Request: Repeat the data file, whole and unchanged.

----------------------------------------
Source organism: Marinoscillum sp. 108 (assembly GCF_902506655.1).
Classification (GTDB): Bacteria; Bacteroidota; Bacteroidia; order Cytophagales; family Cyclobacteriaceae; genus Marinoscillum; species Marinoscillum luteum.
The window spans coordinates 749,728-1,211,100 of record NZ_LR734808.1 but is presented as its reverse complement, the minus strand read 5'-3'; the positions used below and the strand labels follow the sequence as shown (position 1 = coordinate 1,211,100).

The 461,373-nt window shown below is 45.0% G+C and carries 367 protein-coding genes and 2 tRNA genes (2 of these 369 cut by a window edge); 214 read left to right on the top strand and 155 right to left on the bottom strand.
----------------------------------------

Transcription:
Source organism: Marinoscillum sp. 108 (assembly GCF_902506655.1).
Classification (GTDB): Bacteria; Bacteroidota; Bacteroidia; order Cytophagales; family Cyclobacteriaceae; genus Marinoscillum; species Marinoscillum luteum.
The window spans coordinates 749,728-1,211,100 of record NZ_LR734808.1 but is presented as its reverse complement, the minus strand read 5'-3'; the positions used below and the strand labels follow the sequence as shown (position 1 = coordinate 1,211,100).

The 461,373-nt window shown below is 45.0% G+C and carries 367 protein-coding genes and 2 tRNA genes (2 of these 369 cut by a window edge); 214 read left to right on the top strand and 155 right to left on the bottom strand.